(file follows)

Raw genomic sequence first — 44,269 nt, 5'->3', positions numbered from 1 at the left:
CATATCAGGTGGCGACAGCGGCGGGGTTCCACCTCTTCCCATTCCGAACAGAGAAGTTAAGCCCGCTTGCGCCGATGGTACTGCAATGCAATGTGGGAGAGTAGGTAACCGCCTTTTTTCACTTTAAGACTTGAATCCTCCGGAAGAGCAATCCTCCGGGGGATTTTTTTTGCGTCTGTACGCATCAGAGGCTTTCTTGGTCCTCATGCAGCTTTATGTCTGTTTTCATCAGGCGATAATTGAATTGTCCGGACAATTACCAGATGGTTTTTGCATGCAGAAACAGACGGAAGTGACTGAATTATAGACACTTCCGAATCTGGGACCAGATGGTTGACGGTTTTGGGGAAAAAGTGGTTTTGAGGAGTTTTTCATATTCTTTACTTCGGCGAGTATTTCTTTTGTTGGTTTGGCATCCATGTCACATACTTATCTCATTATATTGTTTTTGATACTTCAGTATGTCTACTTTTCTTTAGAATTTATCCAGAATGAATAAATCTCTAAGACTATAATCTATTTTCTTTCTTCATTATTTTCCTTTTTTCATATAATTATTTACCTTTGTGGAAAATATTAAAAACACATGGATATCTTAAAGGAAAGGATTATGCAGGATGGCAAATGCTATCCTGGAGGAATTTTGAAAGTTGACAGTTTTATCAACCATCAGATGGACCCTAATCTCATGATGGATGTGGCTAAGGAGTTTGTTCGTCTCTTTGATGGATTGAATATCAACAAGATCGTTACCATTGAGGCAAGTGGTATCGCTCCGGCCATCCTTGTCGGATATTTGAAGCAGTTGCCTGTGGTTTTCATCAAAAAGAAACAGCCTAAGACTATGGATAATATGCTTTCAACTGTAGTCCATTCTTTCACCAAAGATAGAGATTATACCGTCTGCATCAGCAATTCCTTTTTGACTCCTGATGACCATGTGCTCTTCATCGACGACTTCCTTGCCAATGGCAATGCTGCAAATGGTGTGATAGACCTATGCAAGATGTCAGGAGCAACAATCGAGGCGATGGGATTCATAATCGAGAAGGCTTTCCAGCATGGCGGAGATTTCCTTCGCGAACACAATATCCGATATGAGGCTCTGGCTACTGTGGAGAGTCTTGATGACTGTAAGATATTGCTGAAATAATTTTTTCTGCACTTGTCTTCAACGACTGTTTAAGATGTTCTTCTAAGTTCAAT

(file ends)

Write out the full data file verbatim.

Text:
Raw genomic sequence first — 44,269 nt, 5'->3', positions numbered from 1 at the left:
CATATCAGGTGGCGACAGCGGCGGGGTTCCACCTCTTCCCATTCCGAACAGAGAAGTTAAGCCCGCTTGCGCCGATGGTACTGCAATGCAATGTGGGAGAGTAGGTAACCGCCTTTTTTCACTTTAAGACTTGAATCCTCCGGAAGAGCAATCCTCCGGGGGATTTTTTTTGCGTCTGTACGCATCAGAGGCTTTCTTGGTCCTCATGCAGCTTTATGTCTGTTTTCATCAGGCGATAATTGAATTGTCCGGACAATTACCAGATGGTTTTTGCATGCAGAAACAGACGGAAGTGACTGAATTATAGACACTTCCGAATCTGGGACCAGATGGTTGACGGTTTTGGGGAAAAAGTGGTTTTGAGGAGTTTTTCATATTCTTTACTTCGGCGAGTATTTCTTTTGTTGGTTTGGCATCCATGTCACATACTTATCTCATTATATTGTTTTTGATACTTCAGTATGTCTACTTTTCTTTAGAATTTATCCAGAATGAATAAATCTCTAAGACTATAATCTATTTTCTTTCTTCATTATTTTCCTTTTTTCATATAATTATTTACCTTTGTGGAAAATATTAAAAACACATGGATATCTTAAAGGAAAGGATTATGCAGGATGGCAAATGCTATCCTGGAGGAATTTTGAAAGTTGACAGTTTTATCAACCATCAGATGGACCCTAATCTCATGATGGATGTGGCTAAGGAGTTTGTTCGTCTCTTTGATGGATTGAATATCAACAAGATCGTTACCATTGAGGCAAGTGGTATCGCTCCGGCCATCCTTGTCGGATATTTGAAGCAGTTGCCTGTGGTTTTCATCAAAAAGAAACAGCCTAAGACTATGGATAATATGCTTTCAACTGTAGTCCATTCTTTCACCAAAGATAGAGATTATACCGTCTGCATCAGCAATTCCTTTTTGACTCCTGATGACCATGTGCTCTTCATCGACGACTTCCTTGCCAATGGCAATGCTGCAAATGGTGTGATAGACCTATGCAAGATGTCAGGAGCAACAATCGAGGCGATGGGATTCATAATCGAGAAGGCTTTCCAGCATGGCGGAGATTTCCTTCGCGAACACAATATCCGATATGAGGCTCTGGCTACTGTGGAGAGTCTTGATGACTGTAAGATATTGCTGAAATAATTTTTTCTGCACTTGTCTTCAACGACTGTTTAAGATGTTCTTCTAAGTTCAAT